HS2 Consultation Documents

The Department for Transport have released details of the HS2 consultation.

With hundreds of pages of documentation, which we hadn’t seen before, Stop HS2 are going to be busy reading for a while.

Roadshow dates here.

Library of supporting information here (and hard copies of some information can be ordered here).

Useful documents you can download from the Dft site:

Statement from Philip Hammond here.

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9 comments to “HS2 Consultation Documents”
  1. I live in a semi as do many others HS”ISNOT RIGHT) To have massive fences along an ordinary road where once you could see fields is not pretty .The sound barriers will not help when you have to have windows open in summer and money is no compensation.I have worked very hard on my home and hoped to live in peace but if i felt this would be of benifit to the country i would not feel incensed, as i do, to protest against it.I have read many articles
    both for and against and some of the things the gvment have said are ridiculous.i.e.HALF THE COUNTRY ARE FOR HS2.actually only 2,037 were asked 40% were undecided hardly half the population and you believe everthing they say do you?

  2. The documents appear not to have inconsistencies, please can you explain what they are? Yes the new line will have a noise level but there is going to be noise reduction measures and you going to get paid. If you dont like it you can move. The HS2 is need more then a few people in very expensive houses that dont like in there back yards.

    • I have not had time to read the new documents so can’t answer your question about inconsistencies. However, you will have seen the headline in today’s issue of Public Finance.

      “The High Speed 2 rail line would cost £32bn but generate £71bn over 60 years, Transport Secretary Philip Hammond has said”.

      Good heavens, I thought. I may have to rethink my view about the finances of HS2 if the return is as good as that. No such luck! Philip Hammond has a different definition of ‘generate’ from me. I thought that meant income. Not a bit of it! The income from fares over 60 years is £27bn. The rest, £44bn, is ‘economic benefit’. There you have it, £27bn plus £44bn is £71bn. Easy! Wish my finances were as straightforward as this. Having just seen again the video of Philip Hammond’s debate with Hilary Wharf last September I was struck by his description of consultation. It is, in his words, to ‘rebut’ the arguments agaist it. No wonder he didn’t want STOP HS2 at Birmingham this morning.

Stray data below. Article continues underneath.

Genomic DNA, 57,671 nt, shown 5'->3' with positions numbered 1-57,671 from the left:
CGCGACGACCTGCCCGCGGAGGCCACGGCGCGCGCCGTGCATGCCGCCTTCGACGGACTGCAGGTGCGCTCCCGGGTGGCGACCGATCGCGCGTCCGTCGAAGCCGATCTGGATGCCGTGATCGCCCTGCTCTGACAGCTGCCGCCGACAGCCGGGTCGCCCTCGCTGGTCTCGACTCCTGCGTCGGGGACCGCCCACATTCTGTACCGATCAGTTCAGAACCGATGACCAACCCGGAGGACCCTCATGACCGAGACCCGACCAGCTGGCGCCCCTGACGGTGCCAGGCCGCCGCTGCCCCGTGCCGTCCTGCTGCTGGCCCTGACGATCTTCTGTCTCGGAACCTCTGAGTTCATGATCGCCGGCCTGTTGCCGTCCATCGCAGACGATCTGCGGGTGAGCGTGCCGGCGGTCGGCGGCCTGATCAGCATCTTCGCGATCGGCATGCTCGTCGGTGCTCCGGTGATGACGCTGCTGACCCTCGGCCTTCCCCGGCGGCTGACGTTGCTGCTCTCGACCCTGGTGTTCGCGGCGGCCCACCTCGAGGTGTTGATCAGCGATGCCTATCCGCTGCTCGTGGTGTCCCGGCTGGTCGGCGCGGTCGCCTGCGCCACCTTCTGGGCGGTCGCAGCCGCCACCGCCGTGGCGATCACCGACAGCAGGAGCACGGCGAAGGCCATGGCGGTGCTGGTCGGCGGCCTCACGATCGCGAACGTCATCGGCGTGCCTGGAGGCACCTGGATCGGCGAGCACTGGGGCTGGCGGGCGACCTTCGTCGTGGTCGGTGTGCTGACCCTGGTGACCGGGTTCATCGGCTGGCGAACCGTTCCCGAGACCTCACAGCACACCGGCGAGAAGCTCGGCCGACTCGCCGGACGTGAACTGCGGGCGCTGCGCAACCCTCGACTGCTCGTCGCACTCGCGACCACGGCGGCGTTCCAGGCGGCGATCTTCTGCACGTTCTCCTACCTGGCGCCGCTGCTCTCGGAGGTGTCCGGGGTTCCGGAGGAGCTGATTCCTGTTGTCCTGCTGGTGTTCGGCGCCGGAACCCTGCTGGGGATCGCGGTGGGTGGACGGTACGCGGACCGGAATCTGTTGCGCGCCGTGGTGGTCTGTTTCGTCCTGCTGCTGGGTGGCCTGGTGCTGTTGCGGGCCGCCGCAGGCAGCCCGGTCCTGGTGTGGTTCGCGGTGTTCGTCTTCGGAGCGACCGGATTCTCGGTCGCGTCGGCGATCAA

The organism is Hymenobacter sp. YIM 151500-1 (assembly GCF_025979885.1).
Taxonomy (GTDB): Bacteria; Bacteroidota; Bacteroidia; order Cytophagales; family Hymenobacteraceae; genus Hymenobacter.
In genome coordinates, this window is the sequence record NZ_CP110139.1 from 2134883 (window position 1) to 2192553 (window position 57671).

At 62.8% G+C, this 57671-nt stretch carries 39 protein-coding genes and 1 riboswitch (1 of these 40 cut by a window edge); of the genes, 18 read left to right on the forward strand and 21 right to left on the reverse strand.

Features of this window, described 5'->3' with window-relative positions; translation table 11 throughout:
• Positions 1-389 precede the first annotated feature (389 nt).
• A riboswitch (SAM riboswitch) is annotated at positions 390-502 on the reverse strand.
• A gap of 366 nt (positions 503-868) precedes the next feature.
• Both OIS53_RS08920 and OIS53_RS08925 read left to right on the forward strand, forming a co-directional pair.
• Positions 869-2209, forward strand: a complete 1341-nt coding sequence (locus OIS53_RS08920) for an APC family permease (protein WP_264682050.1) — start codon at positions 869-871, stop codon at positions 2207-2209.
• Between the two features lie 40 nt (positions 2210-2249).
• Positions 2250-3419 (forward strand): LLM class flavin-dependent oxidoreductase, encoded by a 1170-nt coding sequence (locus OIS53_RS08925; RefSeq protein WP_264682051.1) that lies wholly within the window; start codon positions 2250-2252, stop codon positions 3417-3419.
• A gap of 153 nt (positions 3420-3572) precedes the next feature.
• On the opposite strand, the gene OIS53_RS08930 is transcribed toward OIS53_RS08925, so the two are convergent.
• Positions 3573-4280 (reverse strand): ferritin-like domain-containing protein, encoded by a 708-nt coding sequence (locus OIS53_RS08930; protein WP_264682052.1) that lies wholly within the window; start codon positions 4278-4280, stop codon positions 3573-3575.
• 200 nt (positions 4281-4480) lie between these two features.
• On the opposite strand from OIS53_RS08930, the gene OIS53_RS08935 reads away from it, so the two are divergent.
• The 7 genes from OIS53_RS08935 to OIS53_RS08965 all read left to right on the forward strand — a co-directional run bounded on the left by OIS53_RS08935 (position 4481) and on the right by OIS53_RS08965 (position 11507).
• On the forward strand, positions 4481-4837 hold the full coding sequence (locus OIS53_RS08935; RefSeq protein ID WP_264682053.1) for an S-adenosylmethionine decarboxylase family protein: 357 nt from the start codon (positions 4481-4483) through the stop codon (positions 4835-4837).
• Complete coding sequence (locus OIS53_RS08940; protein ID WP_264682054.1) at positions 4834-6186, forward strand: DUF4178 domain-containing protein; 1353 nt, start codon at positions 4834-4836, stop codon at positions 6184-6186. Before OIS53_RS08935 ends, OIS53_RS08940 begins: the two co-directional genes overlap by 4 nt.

By the way, if you think that opposition to HS2 is just from Nimbys and green cranks I suggest you read the editorial in today’s Financial Times.

      • Your argument is a little flawed Phil…..the impact of a new High Speed line has spin off effects elsewhere such as releasing capacity on current network. Freight carriers are now banging on the doors of Network Rail for future paths up and down the country.

        Its been well proven over the last few years that investing in rail has attracted passengers in record numbers – we now carry the same amount as we did when the network was 3 times the size pre beeching. The limit point of upgrades to WCML and ECML is now in sight – it makes sense to build a new line with state of the art technology etc….doing nothing is not really an option particularly as we have some green targets to hit in the nect decade..

        As has been previously stated , if the traditional way of working out returns were applied to mega infrastructure projects, then nothing would get built.

        • Gary, I fully understand that big projects need detailed forecasts to help the decision process and justify the investment. The point I was making was that the forecast for real income from fares has been conflated with estimates of wider economic benefits to come up with a figure of £71 bn for income generation.

          • Either way Phil, I m sure the decision to invest in this isnt going to be taken lightly…..hence the extended public consultation. But to me it looks the right move given that we have a current rail network built in Victorian times which has had a re birth owing to the amounts of investment pumped into it in the last 10 years or so….London itself is getting a serious chunk with both Crossrail and Thameslink which will provide much needed relief in and around the capital. Pure fare income wont cover the costs either , but the knock on effects of such investment will be tangible in years to come…..

  3. FAO Simon Griffiths – where are the inconsistencies and errors????.

    I ve just been through the whole document – looks fine to me…..

  4. You have to be amazed at our Government.

    In the library is a link to ‘Strategic Alternatives’ – which lists a link to

    Strategic Alternatives to the Proposed ‘Y’ Network (NONE 0.00 KB)

    Are they trying to tell us something here!!!

  5. I have only read the paragraphs about noise so far and it is a complete wheitewash full of inconsistencies and errors. If this is symptomatic of the standard of the whole of the Appraisal of Sustainability report and the business case we should all work hard to expose HS2 as the sham that it is.

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